Teacher efficacy within a Core Knowledge learning community in a high stakes testing environment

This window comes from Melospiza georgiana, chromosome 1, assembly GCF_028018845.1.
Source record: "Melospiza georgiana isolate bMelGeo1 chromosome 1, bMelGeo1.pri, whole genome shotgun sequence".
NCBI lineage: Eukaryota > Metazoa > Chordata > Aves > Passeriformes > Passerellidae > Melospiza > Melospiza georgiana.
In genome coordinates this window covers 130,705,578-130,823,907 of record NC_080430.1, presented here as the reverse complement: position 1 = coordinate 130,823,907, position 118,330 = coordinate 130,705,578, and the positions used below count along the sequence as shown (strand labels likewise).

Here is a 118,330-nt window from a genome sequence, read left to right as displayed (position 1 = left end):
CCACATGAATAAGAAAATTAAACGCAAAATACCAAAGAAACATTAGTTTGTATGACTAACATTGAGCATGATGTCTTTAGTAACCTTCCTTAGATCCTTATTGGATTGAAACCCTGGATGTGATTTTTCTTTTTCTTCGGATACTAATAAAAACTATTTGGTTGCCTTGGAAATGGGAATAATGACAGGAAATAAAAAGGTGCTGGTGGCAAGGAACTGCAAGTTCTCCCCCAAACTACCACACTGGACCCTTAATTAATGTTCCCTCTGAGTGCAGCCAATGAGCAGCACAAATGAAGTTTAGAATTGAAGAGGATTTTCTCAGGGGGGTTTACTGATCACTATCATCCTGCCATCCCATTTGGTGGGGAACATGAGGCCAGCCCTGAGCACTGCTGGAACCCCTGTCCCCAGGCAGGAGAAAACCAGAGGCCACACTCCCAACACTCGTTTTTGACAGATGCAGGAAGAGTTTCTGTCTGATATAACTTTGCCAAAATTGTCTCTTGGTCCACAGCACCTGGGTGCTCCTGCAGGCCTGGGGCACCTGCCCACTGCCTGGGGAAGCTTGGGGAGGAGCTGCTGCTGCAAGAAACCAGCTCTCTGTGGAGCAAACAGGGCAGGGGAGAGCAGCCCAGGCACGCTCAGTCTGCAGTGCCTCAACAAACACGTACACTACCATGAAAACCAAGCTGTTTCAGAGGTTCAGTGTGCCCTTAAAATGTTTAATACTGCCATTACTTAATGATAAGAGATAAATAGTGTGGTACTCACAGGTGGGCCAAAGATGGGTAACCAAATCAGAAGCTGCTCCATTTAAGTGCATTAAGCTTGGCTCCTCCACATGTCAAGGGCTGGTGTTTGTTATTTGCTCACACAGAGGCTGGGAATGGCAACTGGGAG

This study of 330 teachers in nine Core Knowledge elementary schools used the Teacher Sense of Efficacy Scale to analyze four types of efficacy: (1) overall teacher efficacy, (2) efficacy in student engagement, (3) efficacy in instructional strategies, and (4) efficacy in classroom management. In addition, the investigation employed two sets of teachers: those who have authored and implemented core knowledge units and faculty members who have only implemented the core knowledge components. The decision to explore the relationships between these core knowledge referents and aspects of teacher self-efficacy was based on prior research and the need to expand the work to a unique professional learning community that had not been previously studied. Bandura, (1986) states that self-efficacy is task specific. The specific task to be examined in this study is the writing of core units. Therefore, performing well in unit writing and showing mastery of this task should contribute to greater teacher efficacy. Even though there was only one statistically significant finding in this study i.e., (core writers had higher teacher efficacy in classroom management), in almost all of the comparisons the core writers had higher scores than the non-core writers in total efficacy, instructional strategies, student engagement, and classroom management.